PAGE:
The Ukrainian side handed over 237 prisoners despite the promise to release 306: 29 prisoners brought to the exchange point refused to go back to the separatists’-controlled side, while 40 who had already served their sentence and were released did not show up for the swap, according to Viktor Medvedchuk, a representative from the Ukrainian side, the leader of the pro-Russian movement Ukrainian Choice – People’s Right. Ukrainian representatives involved in the exchange process went to the Donbas on Dec. 26: Ukrainian Parliamentary Human Rights Commissioner Valeriya Lutkovska, employees of Prosecutor General’s office and Defence Ministry as well as several experts from a humanitarian subgroup that takes part in Minks negotiations.While Poroshenko is thanking the Normandy format, the United States, the Trilateral Contact Group, the OSCE and the other international organizations for the swap, representative of separatists Olga Kobtseva thanked Russian President Vladimir Putin.
“We hope it will continue, for not all held captives are released, from neither side,” said Kobtseva, who keeps communication from the Russian-baked forces concerning humanitarian issues.The Kremlin said Russian President Vladimir Putin on Nov. 15 called Oleksandr Zakharchenko, the Russian-backed leader of the occupied part of Donetsk Oblast, and Ihor Plotnitsky, who until recently commanded the Kremlin-backed forces in Luhansk, to say he favored a prisoner swap with Kyiv. Currently, there are at least 386 Russian-led fighters in prison on Ukrainian territory, and 168 Ukrainians being captive in the Russian-occupied parts of the Donbas. After the swap, there will be 94 Ukrainian left in the Russian custody. According to Security Service of Ukraine, or SBU, at least 3,140 Ukrainians have been found and released from the Russian-occupied parts of Donetsk and Luhansk oblasts in the last three years.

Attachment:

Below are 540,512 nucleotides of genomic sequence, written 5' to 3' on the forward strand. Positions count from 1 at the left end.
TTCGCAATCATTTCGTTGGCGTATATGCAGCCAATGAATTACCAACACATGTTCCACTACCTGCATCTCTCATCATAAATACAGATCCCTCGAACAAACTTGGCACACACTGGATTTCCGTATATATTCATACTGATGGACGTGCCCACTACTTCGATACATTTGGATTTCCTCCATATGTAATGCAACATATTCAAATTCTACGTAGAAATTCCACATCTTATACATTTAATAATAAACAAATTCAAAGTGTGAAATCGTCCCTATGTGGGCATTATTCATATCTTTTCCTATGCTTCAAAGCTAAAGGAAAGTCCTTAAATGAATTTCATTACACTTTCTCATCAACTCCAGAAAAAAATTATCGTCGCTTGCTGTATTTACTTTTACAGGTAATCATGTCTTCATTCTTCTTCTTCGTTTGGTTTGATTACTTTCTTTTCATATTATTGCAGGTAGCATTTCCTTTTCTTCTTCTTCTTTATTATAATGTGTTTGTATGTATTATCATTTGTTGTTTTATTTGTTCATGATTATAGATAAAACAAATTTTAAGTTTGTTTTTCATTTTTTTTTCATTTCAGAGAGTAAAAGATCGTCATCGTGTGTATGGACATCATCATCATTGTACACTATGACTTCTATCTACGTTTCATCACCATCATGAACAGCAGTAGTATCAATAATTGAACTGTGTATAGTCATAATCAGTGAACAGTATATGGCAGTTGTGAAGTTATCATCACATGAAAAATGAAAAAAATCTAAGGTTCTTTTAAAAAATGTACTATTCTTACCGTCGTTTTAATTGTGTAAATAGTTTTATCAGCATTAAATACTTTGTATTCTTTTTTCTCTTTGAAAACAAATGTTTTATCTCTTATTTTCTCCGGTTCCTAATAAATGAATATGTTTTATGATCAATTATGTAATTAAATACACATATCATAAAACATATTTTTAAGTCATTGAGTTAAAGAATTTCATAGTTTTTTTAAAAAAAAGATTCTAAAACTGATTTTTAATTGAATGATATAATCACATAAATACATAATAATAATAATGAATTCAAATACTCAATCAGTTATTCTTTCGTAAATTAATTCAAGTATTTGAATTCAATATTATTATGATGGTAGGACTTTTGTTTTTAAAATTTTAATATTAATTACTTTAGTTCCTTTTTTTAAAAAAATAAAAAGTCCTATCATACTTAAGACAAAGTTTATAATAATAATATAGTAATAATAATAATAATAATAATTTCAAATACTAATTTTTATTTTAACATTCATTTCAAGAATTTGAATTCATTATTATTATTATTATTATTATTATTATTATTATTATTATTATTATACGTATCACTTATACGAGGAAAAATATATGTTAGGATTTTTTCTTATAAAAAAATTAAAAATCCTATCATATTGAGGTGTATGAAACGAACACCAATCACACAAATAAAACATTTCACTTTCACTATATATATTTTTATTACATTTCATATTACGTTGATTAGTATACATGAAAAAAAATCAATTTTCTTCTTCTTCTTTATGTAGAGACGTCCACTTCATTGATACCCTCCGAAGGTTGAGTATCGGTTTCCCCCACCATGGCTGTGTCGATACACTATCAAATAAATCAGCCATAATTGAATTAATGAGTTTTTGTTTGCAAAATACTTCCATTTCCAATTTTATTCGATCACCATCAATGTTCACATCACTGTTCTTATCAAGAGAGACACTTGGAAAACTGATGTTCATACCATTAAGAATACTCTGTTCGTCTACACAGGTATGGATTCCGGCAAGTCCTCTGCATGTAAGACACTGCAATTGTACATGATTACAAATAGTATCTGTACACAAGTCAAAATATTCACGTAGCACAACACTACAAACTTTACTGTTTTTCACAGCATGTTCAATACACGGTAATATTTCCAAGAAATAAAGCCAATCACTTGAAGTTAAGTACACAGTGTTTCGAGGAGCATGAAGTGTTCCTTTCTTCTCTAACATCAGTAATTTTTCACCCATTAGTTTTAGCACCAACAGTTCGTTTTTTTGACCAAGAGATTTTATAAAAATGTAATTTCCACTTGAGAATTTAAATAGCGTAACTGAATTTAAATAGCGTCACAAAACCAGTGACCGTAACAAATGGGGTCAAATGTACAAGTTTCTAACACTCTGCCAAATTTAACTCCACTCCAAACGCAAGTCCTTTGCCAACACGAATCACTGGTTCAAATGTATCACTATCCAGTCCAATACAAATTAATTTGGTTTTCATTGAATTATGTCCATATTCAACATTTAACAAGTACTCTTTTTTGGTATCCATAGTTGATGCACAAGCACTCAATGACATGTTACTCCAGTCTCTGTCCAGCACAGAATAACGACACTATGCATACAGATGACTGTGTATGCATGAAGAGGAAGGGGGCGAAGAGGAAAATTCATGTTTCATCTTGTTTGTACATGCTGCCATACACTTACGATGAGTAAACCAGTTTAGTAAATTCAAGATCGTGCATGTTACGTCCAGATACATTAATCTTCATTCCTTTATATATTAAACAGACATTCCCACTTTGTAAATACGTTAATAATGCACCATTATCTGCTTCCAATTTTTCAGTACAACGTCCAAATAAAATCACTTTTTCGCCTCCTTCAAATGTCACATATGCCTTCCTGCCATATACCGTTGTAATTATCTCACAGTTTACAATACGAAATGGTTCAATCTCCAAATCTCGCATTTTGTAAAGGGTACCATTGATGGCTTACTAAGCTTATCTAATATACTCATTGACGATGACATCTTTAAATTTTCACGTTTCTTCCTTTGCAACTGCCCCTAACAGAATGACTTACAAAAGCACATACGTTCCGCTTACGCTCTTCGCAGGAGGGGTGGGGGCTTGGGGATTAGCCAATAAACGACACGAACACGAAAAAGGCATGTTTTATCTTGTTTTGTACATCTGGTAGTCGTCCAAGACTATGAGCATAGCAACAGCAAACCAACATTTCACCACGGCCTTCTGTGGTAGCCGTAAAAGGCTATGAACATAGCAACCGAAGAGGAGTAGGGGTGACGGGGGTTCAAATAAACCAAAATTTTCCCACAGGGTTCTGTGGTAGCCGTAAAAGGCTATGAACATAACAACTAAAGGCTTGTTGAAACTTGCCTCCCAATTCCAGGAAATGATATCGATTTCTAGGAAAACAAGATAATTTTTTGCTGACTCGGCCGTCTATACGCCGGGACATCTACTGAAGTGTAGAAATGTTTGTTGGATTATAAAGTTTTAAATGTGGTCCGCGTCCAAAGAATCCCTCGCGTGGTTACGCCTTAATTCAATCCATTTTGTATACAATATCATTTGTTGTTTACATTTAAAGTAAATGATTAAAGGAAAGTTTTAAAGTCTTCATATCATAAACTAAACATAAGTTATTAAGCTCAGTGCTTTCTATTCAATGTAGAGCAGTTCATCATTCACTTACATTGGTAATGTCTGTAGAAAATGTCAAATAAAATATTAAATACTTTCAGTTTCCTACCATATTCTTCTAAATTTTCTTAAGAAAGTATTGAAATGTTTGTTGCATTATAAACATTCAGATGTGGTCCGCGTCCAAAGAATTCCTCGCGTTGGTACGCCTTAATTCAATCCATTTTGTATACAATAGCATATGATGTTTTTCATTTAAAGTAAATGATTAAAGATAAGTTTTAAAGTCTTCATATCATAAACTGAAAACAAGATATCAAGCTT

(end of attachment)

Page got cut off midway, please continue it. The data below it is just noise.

Tuesday, December 26, 2017

Reminiscent of Nazi era? German police forced to explain controversial logo in new armored cars

December 26, 2017 (RT) Logos on the seats in new armored vehicles acquired by the police Special Forces unit in the German land of Saxony have provoked a wave of indignation on social media, as they appear to be reminiscent of a Nazi emblem. The Saxony Special Forces (SEK), a unit particularly tasked with conducting anti-terrorist operations in the region, received its first new armored vehicles, called “Survivor R,” on Friday. The 17-ton cars have enough armor to withstand a machine-gun assault and even an explosion and can carry up to 10 officers.

However, it is not the vehicle’s combat characteristics that have attracted public attention. The armored cars sparked widespread criticism on social media due to the fact that the backs of its seats were adorned with a logo that was strikingly similar to what looked like a Nazi emblem.

“What a beautiful logo!” one person wrote sarcastically in a Twitter post featuring a photo of the unfortunate design. He then added that it looks “almost like [the one] from the older [Nazi] times” and “lacks only an eagle and a swastika.”